Patient-centered medical homes are more likely to improve quality of care and reduce costs when they're coupled with value-based insurance designs. Other necessary ingredients include effective clinical information support systems and a strong cross-organization infrastructure, according to a Health Affairs blog post.
Although companies are interested in the concept of medical homes, they're seeking evidence that they can actually achieve promised goals--especially after a February study published in the Journal of the American Medical Association found medical homes might not be as effective as originally hoped.
"They seem to provide an antidote for a healthcare system that typically coordinates care quite poorly," Suzanne Delbanco, executive director of Catalyst for Payment Reform, wrote in the blog. "But at the end of the day, they also want to see a return on investment for the care coordination fees, which today, feel like a cost plus approach."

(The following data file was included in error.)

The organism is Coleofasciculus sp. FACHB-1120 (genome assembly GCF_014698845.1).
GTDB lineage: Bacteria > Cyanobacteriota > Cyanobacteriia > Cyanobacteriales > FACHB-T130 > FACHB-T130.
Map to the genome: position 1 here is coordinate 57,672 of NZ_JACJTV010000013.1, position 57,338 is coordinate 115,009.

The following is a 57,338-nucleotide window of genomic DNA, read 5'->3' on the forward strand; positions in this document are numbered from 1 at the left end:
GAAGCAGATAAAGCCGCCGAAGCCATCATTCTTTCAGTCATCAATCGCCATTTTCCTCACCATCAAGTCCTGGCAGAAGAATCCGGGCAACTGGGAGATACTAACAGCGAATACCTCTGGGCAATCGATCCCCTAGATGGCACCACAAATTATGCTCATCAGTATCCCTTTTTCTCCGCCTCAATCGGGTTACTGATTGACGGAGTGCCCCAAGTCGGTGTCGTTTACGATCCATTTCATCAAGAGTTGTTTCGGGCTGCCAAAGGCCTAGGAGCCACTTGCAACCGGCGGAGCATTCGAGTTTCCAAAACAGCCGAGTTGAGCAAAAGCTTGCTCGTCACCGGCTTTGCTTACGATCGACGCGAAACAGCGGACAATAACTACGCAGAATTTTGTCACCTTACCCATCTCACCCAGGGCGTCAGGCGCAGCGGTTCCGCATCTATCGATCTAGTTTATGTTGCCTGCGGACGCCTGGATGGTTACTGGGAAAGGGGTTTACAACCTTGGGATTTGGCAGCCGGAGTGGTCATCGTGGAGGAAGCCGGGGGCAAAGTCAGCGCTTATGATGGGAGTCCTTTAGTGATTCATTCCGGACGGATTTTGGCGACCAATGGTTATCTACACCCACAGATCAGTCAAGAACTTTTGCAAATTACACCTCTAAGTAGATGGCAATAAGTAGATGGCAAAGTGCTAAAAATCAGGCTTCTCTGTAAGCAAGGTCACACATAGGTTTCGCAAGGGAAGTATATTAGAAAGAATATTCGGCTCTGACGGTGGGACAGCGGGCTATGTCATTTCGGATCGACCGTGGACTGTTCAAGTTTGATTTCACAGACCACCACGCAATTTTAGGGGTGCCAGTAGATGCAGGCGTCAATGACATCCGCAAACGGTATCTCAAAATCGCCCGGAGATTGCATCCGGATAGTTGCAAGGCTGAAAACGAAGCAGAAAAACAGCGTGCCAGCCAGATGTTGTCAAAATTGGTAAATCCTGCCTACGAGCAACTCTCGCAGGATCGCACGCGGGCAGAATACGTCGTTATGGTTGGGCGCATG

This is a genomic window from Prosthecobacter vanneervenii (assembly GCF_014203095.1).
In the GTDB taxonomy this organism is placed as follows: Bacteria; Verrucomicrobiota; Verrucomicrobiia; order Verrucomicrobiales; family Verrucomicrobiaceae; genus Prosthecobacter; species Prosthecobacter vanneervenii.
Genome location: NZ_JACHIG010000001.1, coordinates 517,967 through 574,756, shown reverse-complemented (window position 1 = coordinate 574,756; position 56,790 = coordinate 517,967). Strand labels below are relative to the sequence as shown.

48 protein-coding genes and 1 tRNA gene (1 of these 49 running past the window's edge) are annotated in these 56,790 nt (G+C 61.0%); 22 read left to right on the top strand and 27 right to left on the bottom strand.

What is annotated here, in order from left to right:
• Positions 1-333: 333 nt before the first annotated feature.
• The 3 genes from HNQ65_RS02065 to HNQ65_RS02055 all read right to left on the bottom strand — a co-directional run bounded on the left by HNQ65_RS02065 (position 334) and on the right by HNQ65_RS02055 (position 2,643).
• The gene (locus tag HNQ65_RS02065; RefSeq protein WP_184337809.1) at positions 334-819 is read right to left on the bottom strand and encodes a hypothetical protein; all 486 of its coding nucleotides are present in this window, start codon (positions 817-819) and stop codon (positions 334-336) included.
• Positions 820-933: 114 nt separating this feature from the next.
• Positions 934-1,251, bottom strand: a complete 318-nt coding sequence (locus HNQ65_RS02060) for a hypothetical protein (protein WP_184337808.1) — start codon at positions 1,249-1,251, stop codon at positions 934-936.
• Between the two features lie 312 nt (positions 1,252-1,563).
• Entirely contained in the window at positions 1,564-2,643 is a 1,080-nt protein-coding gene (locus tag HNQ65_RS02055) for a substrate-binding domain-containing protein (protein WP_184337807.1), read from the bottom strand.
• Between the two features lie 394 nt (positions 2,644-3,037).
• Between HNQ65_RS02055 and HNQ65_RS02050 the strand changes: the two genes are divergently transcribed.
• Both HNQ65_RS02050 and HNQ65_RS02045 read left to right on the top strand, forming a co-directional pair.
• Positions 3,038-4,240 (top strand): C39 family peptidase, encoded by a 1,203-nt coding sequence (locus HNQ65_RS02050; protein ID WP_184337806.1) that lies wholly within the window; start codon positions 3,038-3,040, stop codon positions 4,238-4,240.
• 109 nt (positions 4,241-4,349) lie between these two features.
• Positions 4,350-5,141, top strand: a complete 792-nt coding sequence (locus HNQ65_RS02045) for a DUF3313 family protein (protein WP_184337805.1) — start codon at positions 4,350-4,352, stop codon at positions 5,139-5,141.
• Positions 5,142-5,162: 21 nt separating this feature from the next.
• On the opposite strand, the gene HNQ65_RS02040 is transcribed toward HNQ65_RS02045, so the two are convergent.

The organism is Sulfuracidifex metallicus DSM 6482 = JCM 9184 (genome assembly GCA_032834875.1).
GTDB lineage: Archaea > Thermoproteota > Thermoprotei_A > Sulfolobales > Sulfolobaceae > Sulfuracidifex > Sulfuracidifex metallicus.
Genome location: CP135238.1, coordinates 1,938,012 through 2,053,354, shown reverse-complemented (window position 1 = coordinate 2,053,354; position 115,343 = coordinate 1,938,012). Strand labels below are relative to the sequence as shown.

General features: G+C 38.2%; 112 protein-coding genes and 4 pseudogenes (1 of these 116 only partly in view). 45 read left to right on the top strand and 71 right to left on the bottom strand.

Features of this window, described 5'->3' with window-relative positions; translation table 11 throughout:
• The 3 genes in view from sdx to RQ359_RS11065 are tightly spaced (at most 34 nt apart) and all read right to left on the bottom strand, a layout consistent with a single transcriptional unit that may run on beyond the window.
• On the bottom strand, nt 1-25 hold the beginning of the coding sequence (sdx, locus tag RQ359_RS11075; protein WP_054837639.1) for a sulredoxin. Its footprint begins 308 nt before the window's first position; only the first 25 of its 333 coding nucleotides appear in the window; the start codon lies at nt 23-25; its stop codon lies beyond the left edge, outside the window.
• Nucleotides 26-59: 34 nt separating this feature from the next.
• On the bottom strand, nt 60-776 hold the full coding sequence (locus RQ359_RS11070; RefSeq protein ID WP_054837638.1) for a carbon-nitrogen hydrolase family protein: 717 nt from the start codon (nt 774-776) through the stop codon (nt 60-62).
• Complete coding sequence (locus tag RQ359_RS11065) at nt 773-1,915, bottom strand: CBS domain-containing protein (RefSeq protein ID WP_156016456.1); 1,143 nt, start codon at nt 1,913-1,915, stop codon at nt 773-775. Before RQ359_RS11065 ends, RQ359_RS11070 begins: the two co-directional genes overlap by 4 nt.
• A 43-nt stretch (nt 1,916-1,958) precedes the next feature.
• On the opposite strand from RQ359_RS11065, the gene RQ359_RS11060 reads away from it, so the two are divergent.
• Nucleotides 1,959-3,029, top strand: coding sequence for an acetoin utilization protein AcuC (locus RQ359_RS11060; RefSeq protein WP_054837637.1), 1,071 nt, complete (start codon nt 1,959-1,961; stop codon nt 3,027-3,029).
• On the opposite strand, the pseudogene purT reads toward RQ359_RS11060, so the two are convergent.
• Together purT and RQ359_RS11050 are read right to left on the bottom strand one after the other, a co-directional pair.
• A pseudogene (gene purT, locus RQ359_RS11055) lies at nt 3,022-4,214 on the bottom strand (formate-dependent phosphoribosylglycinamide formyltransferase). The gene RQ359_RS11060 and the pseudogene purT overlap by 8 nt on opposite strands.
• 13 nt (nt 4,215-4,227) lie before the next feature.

So insurers must work to educate and offer incentives for their members to obtain primary care from providers participating in medical homes. That could include reduced copays for primary care visits and completely covered drugs to help manage chronic illness.
Insurers also could find more success with medical homes when they target specific populations of expensive consumers. When Health Care Services Corporation teamed up with Boeing, its intensive outpatient care program reduced costs by as much as 20 percent and decreased absenteeism by more than 50 percent, FierceHealthPayer previously reported.
"The program is better than self-funding; it's cost saving," Scott Sarran, chief medical officer of HCSC government programs, told FierceHealthPayer in a previous interview. "This is a sweet spot here in terms of the quality and cost opportunities available. It's a great value creation opportunity."
To learn more:
- read the Health Affairs blog